Hans Christian Andersen

A Rose from Homer’s Grave

All the songs of the Orient tell of the nightingale’s love of the rose; in the silent, starry nights the winged singer trills a serenade to its fragrant flower.

Not far from Smyrna, under the tall plane trees, where the merchant drives his loaded camels that proudly raise their long necks and clumsily walk on soil that is holy, I saw a flowering rose bush, wild doves flew among its tall branches, and their wings shimmered when a sun’s ray slid over them, as if they were of mother-of-pearl.

In this rose bush, one flower was the most beautiful of them all, and for this flower the nightingale sang its love’s anguish; but the rose remained silent, not a single dewdrop lay, like some tear of pity, on its petals; it bent with its branch down over some large stones.

‘Here lies the Earth’s greatest singer!’ the rose said, ‘over his grave will I spread my fragrance, on it I will scatter my petals when the storm tears them off me! The singer of the Iliad became earth in this earth, out of which I grow! – I, a rose from Homer’s grave, am too holy to flower for the poor nightingale!’

And the nightingale sang itself to death.

The camel driver came with his loaded camels and his black slaves; his little boy found the dead bird, he buried the little singer in the great Homer’s grave; and the rose quivered in the wind. Evening came, the rose wrapped its petals more tightly around itself and dreamt – that it was a lovely, sunny day, that a group of foreign, Frankish men came, they had made a pilgrimage to Homer’s grave; among the strangers was a singer from the North, from the home of mists and the Northern lights; he broke off the rose, pressed it in a book and in this way took it with him to another part of the world, to his distant native country. And the rose withered with sorrow and lay within the confines of the book, which he opened in his home, and he said: ‘Here is a rose from Homer’s grave.’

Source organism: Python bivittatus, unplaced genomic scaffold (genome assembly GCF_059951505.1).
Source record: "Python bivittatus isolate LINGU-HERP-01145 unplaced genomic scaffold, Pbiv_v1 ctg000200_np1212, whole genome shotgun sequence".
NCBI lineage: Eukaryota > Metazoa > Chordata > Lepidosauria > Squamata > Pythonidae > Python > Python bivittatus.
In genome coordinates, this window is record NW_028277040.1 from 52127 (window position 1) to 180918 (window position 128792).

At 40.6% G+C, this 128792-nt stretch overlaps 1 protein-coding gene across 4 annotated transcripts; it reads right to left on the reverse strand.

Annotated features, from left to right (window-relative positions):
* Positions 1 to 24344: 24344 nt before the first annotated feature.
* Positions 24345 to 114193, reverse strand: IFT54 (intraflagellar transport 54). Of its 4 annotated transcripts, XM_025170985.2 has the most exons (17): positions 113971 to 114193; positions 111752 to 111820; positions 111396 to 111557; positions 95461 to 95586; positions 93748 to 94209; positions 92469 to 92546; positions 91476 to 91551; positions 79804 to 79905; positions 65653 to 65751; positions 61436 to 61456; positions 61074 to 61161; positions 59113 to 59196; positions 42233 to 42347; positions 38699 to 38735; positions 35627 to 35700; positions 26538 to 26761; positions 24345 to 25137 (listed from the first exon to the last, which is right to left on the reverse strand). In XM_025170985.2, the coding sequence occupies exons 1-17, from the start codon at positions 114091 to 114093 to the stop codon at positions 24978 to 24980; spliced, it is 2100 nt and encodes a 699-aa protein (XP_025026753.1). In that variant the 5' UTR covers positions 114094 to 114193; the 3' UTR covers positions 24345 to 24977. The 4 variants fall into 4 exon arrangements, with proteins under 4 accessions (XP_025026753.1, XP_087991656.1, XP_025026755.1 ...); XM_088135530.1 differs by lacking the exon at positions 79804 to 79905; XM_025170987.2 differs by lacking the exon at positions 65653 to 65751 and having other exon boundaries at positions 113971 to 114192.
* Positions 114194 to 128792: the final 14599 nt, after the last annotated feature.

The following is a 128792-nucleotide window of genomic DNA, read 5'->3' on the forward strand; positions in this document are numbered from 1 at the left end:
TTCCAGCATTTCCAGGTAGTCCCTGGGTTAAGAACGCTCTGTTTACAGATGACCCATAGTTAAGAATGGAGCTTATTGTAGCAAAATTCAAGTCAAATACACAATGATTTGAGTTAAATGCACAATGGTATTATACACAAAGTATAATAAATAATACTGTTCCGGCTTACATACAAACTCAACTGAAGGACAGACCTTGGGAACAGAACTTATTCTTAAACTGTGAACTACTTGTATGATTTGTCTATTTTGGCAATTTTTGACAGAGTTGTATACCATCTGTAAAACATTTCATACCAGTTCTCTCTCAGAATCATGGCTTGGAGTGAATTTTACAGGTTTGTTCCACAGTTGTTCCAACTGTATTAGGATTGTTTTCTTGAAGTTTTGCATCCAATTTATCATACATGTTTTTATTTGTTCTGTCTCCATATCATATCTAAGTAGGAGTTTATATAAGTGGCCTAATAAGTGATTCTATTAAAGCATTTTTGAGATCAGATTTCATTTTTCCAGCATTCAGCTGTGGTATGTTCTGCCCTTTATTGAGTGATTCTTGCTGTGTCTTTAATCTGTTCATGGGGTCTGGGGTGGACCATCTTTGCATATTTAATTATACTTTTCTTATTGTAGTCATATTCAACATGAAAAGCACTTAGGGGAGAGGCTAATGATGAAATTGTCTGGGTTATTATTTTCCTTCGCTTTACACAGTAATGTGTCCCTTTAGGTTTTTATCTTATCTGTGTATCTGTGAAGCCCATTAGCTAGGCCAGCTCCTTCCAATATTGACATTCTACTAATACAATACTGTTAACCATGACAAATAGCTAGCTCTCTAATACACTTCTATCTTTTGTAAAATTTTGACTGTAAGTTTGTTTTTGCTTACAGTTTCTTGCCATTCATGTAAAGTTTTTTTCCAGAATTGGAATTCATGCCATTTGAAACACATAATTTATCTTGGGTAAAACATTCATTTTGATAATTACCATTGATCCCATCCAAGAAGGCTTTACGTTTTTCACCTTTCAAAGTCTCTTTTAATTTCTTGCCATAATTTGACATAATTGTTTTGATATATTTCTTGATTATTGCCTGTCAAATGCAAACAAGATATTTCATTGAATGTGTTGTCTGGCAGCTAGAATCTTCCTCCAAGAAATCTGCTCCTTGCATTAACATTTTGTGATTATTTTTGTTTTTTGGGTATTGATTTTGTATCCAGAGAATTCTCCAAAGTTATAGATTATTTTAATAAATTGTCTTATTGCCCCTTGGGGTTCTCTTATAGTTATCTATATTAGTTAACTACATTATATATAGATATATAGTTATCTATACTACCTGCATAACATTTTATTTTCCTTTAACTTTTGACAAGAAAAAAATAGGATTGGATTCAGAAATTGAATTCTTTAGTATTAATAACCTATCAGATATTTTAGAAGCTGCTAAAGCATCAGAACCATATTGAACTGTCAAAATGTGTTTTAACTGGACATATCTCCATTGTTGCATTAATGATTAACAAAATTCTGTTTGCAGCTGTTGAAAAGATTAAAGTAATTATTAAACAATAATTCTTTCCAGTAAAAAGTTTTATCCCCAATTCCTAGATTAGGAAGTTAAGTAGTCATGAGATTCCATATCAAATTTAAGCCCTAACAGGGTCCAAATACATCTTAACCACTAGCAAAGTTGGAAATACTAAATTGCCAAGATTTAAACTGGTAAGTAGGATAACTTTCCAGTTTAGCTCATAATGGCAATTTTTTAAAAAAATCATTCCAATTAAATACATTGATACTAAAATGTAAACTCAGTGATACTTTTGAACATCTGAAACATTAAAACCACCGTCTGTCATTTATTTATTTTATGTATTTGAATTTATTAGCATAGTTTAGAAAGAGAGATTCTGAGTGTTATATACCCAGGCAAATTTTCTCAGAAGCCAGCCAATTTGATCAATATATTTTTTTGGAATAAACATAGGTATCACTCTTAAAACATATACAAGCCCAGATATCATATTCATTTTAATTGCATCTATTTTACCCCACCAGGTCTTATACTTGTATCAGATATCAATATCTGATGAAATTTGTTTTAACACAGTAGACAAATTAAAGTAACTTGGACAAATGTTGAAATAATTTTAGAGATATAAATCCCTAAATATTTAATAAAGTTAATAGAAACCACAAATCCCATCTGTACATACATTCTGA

See, that is what the flower dreamt, and it woke up and shivered in the wind; a dewdrop fell from its petals onto the singer’s grave, and the sun rose, the day turned hot, and the rose blazed more beautiful than before, it was in its warm Asia. Then footsteps could be heard, foreign Frankish men came that the rose had seen in its dream, and among the strangers was a poet from the North; he broke off the rose, pressed a kiss on its fresh lips and took it with him to the home of mists and the Northern lights.

Like a mummy, the corpse of the flower now rests in his Iliad, and as in dreams it hears him open the book and say: ‘Here is a rose from Homer’s grave!’



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Hans Christian Andersen: A Rose from Homer’s Grave. Translated by John Irons, edited by , published by The Hans Christian Andersen Centre, University of Southern Denmark, Odense. Version 1.0. Published 2024-04-01[INFO OM 18-binds-udgaven 2003-2009...] for Det Danske Sprog- og Litteraturselskab. Digitaliseret af Holger Berg til sitet hcandersen.dk

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